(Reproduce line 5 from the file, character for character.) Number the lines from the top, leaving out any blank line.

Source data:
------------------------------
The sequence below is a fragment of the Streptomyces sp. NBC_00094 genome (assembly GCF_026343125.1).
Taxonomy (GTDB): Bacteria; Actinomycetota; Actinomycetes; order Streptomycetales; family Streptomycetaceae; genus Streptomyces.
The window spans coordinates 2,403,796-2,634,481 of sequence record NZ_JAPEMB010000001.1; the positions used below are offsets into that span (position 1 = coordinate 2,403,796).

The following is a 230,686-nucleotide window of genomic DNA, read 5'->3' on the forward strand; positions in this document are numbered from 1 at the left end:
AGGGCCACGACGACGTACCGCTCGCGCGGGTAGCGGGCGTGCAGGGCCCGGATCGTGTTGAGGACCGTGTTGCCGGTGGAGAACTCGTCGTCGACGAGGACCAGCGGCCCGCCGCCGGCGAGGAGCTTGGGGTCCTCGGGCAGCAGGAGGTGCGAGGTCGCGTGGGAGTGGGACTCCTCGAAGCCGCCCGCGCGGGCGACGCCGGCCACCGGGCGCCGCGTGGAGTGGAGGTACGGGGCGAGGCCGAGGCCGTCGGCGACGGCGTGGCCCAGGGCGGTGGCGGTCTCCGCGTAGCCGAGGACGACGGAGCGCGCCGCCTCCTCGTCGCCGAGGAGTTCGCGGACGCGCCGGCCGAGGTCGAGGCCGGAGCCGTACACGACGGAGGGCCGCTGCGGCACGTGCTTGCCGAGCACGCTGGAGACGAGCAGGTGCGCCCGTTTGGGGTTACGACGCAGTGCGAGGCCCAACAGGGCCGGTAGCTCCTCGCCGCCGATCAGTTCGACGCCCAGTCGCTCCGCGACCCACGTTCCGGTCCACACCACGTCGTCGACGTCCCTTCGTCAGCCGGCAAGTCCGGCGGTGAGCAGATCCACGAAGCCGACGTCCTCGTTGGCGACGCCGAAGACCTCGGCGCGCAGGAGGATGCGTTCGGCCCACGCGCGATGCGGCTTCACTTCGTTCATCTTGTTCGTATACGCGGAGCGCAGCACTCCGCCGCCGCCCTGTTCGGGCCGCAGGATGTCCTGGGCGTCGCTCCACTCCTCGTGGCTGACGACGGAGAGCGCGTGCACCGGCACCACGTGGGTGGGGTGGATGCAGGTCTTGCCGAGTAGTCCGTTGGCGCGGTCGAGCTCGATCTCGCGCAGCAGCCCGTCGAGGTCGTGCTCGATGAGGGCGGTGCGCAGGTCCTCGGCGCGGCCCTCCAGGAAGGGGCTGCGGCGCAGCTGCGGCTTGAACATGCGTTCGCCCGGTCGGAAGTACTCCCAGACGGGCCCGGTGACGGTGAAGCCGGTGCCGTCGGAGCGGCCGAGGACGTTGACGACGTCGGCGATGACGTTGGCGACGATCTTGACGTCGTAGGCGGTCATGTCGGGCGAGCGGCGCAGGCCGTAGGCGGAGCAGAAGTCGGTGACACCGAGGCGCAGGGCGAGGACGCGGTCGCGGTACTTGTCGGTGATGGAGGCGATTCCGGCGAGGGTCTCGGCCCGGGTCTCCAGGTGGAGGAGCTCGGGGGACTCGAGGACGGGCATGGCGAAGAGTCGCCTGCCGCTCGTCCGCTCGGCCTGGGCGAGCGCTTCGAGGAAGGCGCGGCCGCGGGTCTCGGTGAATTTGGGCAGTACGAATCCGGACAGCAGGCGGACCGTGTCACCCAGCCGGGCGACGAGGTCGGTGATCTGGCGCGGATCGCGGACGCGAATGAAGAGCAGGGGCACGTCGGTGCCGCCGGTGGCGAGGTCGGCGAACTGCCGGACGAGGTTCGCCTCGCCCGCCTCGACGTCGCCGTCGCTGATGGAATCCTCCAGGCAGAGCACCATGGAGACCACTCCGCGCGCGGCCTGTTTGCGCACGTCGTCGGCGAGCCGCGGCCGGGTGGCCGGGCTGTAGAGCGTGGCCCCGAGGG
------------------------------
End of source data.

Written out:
AGGGCCACGACGACGTACCGCTCGCGCGGGTAGCGGGCGTGCAGGGCCCGGATCGTGTTGAGGACCGTGTTGCCGGTGGAGAACTCGTCGTCGACGAGGACCAGCGGCCCGCCGCCGGCGAGGAGCTTGGGGTCCTCGGGCAGCAGGAGGTGCGAGGTCGCGTGGGAGTGGGACTCCTCGAAGCCGCCCGCGCGGGCGACGCCGGCCACCGGGCGCCGCGTGGAGTGGAGGTACGGGGCGAGGCCGAGGCCGTCGGCGACGGCGTGGCCCAGGGCGGTGGCGGTCTCCGCGTAGCCGAGGACGACGGAGCGCGCCGCCTCCTCGTCGCCGAGGAGTTCGCGGACGCGCCGGCCGAGGTCGAGGCCGGAGCCGTACACGACGGAGGGCCGCTGCGGCACGTGCTTGCCGAGCACGCTGGAGACGAGCAGGTGCGCCCGTTTGGGGTTACGACGCAGTGCGAGGCCCAACAGGGCCGGTAGCTCCTCGCCGCCGATCAGTTCGACGCCCAGTCGCTCCGCGACCCACGTTCCGGTCCACACCACGTCGTCGACGTCCCTTCGTCAGCCGGCAAGTCCGGCGGTGAGCAGATCCACGAAGCCGACGTCCTCGTTGGCGACGCCGAAGACCTCGGCGCGCAGGAGGATGCGTTCGGCCCACGCGCGATGCGGCTTCACTTCGTTCATCTTGTTCGTATACGCGGAGCGCAGCACTCCGCCGCCGCCCTGTTCGGGCCGCAGGATGTCCTGGGCGTCGCTCCACTCCTCGTGGCTGACGACGGAGAGCGCGTGCACCGGCACCACGTGGGTGGGGTGGATGCAGGTCTTGCCGAGTAGTCCGTTGGCGCGGTCGAGCTCGATCTCGCGCAGCAGCCCGTCGAGGTCGTGCTCGATGAGGGCGGTGCGCAGGTCCTCGGCGCGGCCCTCCAGGAAGGGGCTGCGGCGCAGCTGCGGCTTGAACATGCGTTCGCCCGGTCGGAAGTACTCCCAGACGGGCCCGGTGACGGTGAAGCCGGTGCCGTCGGAGCGGCCGAGGACGTTGACGACGTCGGCGATGACGTTGGCGACGATCTTGACGTCGTAGGCGGTCATGTCGGGCGAGCGGCGCAGGCCGTAGGCGGAGCAGAAGTCGGTGACACCGAGGCGCAGGGCGAGGACGCGGTCGCGGTACTTGTCGGTGATGGAGGCGATTCCGGCGAGGGTCTCGGCCCGGGTCTCCAGGTGGAGGAGCTCGGGGGACTCGAGGACGGGCATGGCGAAGAGTCGCCTGCCGCTCGTCCGCTCGGCCTGGGCGAGCGCTTCGAGGAAGGCGCGGCCGCGGGTCTCGGTGAATTTGGGCAGTACGAATCCGGACAGCAGGCGGACCGTGTCACCCAGCCGGGCGACGAGGTCGGTGATCTGGCGCGGATCGCGGACGCGAATGAAGAGCAGGGGCACGTCGGTGCCGCCGGTGGCGAGGTCGGCGAACTGCCGGACGAGGTTCGCCTCGCCCGCCTCGACGTCGCCGTCGCTGATGGAATCCTCCAGGCAGAGCACCATGGAGACCACTCCGCGCGCGGCCTGTTTGCGCACGTCGTCGGCGAGCCGCGGCCGGGTGGCCGGGCTGTAGAGCGTGGCCCCGAGGG